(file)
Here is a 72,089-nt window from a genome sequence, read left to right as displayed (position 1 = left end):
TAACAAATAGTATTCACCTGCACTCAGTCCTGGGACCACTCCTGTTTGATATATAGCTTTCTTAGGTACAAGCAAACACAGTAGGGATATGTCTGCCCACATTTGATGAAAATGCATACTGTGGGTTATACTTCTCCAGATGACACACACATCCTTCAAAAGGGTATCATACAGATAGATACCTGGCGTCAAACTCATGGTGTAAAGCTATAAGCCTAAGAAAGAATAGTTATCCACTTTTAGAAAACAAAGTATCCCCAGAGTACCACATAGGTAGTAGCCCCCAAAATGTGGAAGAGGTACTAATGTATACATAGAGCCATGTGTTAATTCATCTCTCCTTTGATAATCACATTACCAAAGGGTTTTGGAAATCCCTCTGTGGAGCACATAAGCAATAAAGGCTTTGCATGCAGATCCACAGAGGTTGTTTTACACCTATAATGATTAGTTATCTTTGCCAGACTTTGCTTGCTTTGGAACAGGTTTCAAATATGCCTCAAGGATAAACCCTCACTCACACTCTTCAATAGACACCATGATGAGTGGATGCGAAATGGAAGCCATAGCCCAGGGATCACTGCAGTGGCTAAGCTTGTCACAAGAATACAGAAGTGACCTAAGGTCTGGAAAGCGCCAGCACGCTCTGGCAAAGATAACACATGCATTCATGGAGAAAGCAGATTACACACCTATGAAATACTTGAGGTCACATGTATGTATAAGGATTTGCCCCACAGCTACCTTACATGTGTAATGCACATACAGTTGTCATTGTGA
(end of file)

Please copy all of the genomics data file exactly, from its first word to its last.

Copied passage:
Here is a 72,089-nt window from a genome sequence, read left to right as displayed (position 1 = left end):
TAACAAATAGTATTCACCTGCACTCAGTCCTGGGACCACTCCTGTTTGATATATAGCTTTCTTAGGTACAAGCAAACACAGTAGGGATATGTCTGCCCACATTTGATGAAAATGCATACTGTGGGTTATACTTCTCCAGATGACACACACATCCTTCAAAAGGGTATCATACAGATAGATACCTGGCGTCAAACTCATGGTGTAAAGCTATAAGCCTAAGAAAGAATAGTTATCCACTTTTAGAAAACAAAGTATCCCCAGAGTACCACATAGGTAGTAGCCCCCAAAATGTGGAAGAGGTACTAATGTATACATAGAGCCATGTGTTAATTCATCTCTCCTTTGATAATCACATTACCAAAGGGTTTTGGAAATCCCTCTGTGGAGCACATAAGCAATAAAGGCTTTGCATGCAGATCCACAGAGGTTGTTTTACACCTATAATGATTAGTTATCTTTGCCAGACTTTGCTTGCTTTGGAACAGGTTTCAAATATGCCTCAAGGATAAACCCTCACTCACACTCTTCAATAGACACCATGATGAGTGGATGCGAAATGGAAGCCATAGCCCAGGGATCACTGCAGTGGCTAAGCTTGTCACAAGAATACAGAAGTGACCTAAGGTCTGGAAAGCGCCAGCACGCTCTGGCAAAGATAACACATGCATTCATGGAGAAAGCAGATTACACACCTATGAAATACTTGAGGTCACATGTATGTATAAGGATTTGCCCCACAGCTACCTTACATGTGTAATGCACATACAGTTGTCATTGTGA